Summary of Stuart Davis
One of America's first modern artists and a forefather of Pop art, Stuart Davis began his artistic career with the Ashcan School before embracing European modernism following the Armory Show. The artist's abstract paintings, infused with jazz rhythm and bold, colorful abstractions of New York's urban landscape or household objects, offer a taste of European Cubism with an American twist. Whether painting in the style of realism or Post-cubist abstraction, Davis's determination to convey something of American political and consumer culture was unwavering.
- Davis is credited with developing an American variation of European Cubism at a time when modernism was just beginning to infiltrate the country. Through slang words and imagery that were distinctly American, Davis's paintings established the country's presence in the burgeoning modern art world.
- The artist was one of the first to consider jazz and swing music in conjunction with painting. His use of bright, pulsating colors, expressive lines, and repetitious shapes creates a visual rhythm in his paintings similar to the syncopation and improvisation of jazz music.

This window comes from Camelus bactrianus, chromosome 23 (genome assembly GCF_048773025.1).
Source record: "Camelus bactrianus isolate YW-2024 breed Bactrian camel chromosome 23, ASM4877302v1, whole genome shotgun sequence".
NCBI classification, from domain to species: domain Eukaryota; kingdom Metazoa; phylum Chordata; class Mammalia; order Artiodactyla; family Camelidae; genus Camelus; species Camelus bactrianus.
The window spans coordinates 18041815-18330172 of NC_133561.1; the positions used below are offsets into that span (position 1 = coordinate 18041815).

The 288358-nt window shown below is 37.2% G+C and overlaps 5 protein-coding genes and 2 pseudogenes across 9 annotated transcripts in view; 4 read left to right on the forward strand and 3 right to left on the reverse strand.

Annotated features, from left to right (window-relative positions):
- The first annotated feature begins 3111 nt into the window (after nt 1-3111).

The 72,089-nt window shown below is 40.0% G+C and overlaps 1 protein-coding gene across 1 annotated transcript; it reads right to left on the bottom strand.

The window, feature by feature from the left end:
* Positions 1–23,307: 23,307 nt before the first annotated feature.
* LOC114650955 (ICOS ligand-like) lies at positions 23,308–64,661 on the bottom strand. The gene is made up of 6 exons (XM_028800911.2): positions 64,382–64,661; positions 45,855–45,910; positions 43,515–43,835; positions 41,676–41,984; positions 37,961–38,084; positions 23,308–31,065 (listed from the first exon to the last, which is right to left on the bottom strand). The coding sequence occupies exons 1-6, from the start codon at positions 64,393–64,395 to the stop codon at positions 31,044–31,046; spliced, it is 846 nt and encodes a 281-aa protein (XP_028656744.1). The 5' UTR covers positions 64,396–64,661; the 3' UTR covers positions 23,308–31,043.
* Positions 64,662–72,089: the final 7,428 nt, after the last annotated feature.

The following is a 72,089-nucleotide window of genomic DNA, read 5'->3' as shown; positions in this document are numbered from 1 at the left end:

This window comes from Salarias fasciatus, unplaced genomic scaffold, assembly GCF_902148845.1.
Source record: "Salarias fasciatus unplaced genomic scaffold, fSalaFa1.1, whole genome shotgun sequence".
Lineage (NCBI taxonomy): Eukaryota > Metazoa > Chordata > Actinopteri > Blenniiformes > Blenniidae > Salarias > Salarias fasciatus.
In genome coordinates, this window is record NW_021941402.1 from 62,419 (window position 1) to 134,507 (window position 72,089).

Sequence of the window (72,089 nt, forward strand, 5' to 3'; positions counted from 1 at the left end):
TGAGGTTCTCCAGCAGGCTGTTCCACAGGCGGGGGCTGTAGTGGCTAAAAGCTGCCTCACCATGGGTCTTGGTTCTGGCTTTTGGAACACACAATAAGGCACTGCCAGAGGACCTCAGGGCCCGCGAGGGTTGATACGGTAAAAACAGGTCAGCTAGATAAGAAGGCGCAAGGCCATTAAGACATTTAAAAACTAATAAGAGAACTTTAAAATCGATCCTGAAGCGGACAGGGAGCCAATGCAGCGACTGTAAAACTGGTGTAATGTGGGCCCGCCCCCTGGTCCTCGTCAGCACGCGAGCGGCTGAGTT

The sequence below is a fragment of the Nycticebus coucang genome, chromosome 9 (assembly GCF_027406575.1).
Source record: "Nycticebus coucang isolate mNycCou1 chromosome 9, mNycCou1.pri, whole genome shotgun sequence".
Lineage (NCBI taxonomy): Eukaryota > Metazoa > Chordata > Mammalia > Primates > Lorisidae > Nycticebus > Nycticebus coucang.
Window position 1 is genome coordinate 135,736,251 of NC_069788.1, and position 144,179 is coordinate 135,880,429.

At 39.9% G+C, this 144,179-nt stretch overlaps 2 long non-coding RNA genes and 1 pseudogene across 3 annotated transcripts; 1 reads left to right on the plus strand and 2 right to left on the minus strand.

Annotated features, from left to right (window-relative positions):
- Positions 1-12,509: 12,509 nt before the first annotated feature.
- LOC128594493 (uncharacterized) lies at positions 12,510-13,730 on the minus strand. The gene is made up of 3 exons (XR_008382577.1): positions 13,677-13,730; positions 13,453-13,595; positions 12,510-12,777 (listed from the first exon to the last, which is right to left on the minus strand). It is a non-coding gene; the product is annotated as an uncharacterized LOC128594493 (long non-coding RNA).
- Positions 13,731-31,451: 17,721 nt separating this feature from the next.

- Davis introduced a new post-Cubist approach to abstraction by dispersing shapes, throughout the canvas and balancing bold colors in such a way as to deny a central focal point. This new method, in which all parts are equal so that the viewer's eye can wander unguided, signified an important step toward the complete abstraction accomplished by Abstract Expressionists, such as Jackson Pollock.
- Davis transformed common consumer products and advertisements into singular works of high art that evoked the American populist spirit, prefiguring Pop art of the 1960s.
Biography of Stuart Davis
The son of sculptor Helen Stuart Foulke and art editor Edward Wyatt Davis, Stuart Davis seemed destined for a career in the fine arts. His interest in drawing was apparent by age sixteen, when he began writing and illustrating adventure stories for his brother Wyatt, thirteen years his junior. Davis's father was then the art editor and cartoonist for Newark Evening News. The family's relocation from Philadelphia, where Davis was born, to New Jersey was fortuitous for Davis's artistic development. It put him in closer contact with a number of artist-reporters who had been working with his father since the 1890s. Now known as "the Eight," these artists included Robert Henri, George Luks, and Everett Shinn.